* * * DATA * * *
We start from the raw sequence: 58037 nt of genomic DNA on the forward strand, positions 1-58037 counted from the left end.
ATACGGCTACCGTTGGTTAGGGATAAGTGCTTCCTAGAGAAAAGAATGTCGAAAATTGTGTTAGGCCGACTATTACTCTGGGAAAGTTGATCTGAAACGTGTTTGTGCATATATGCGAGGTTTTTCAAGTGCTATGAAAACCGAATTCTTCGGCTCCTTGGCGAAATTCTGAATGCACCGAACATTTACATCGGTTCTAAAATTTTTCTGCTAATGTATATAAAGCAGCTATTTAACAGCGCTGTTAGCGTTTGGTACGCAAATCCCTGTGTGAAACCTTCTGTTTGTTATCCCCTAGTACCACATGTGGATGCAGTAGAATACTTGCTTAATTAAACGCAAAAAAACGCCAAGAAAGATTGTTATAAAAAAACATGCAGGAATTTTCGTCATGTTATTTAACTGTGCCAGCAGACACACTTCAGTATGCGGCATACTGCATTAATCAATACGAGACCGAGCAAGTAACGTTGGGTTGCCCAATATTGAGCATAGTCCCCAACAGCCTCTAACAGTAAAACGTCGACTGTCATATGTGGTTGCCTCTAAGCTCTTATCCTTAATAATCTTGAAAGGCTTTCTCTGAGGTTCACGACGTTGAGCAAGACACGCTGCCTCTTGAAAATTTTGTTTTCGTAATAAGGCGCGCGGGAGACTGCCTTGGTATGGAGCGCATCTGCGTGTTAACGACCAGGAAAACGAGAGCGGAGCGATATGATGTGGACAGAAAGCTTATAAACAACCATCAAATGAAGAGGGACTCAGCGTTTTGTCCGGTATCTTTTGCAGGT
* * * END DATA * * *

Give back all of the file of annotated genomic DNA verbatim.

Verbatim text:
We start from the raw sequence: 58037 nt of genomic DNA on the forward strand, positions 1-58037 counted from the left end.
ATACGGCTACCGTTGGTTAGGGATAAGTGCTTCCTAGAGAAAAGAATGTCGAAAATTGTGTTAGGCCGACTATTACTCTGGGAAAGTTGATCTGAAACGTGTTTGTGCATATATGCGAGGTTTTTCAAGTGCTATGAAAACCGAATTCTTCGGCTCCTTGGCGAAATTCTGAATGCACCGAACATTTACATCGGTTCTAAAATTTTTCTGCTAATGTATATAAAGCAGCTATTTAACAGCGCTGTTAGCGTTTGGTACGCAAATCCCTGTGTGAAACCTTCTGTTTGTTATCCCCTAGTACCACATGTGGATGCAGTAGAATACTTGCTTAATTAAACGCAAAAAAACGCCAAGAAAGATTGTTATAAAAAAACATGCAGGAATTTTCGTCATGTTATTTAACTGTGCCAGCAGACACACTTCAGTATGCGGCATACTGCATTAATCAATACGAGACCGAGCAAGTAACGTTGGGTTGCCCAATATTGAGCATAGTCCCCAACAGCCTCTAACAGTAAAACGTCGACTGTCATATGTGGTTGCCTCTAAGCTCTTATCCTTAATAATCTTGAAAGGCTTTCTCTGAGGTTCACGACGTTGAGCAAGACACGCTGCCTCTTGAAAATTTTGTTTTCGTAATAAGGCGCGCGGGAGACTGCCTTGGTATGGAGCGCATCTGCGTGTTAACGACCAGGAAAACGAGAGCGGAGCGATATGATGTGGACAGAAAGCTTATAAACAACCATCAAATGAAGAGGGACTCAGCGTTTTGTCCGGTATCTTTTGCAGGT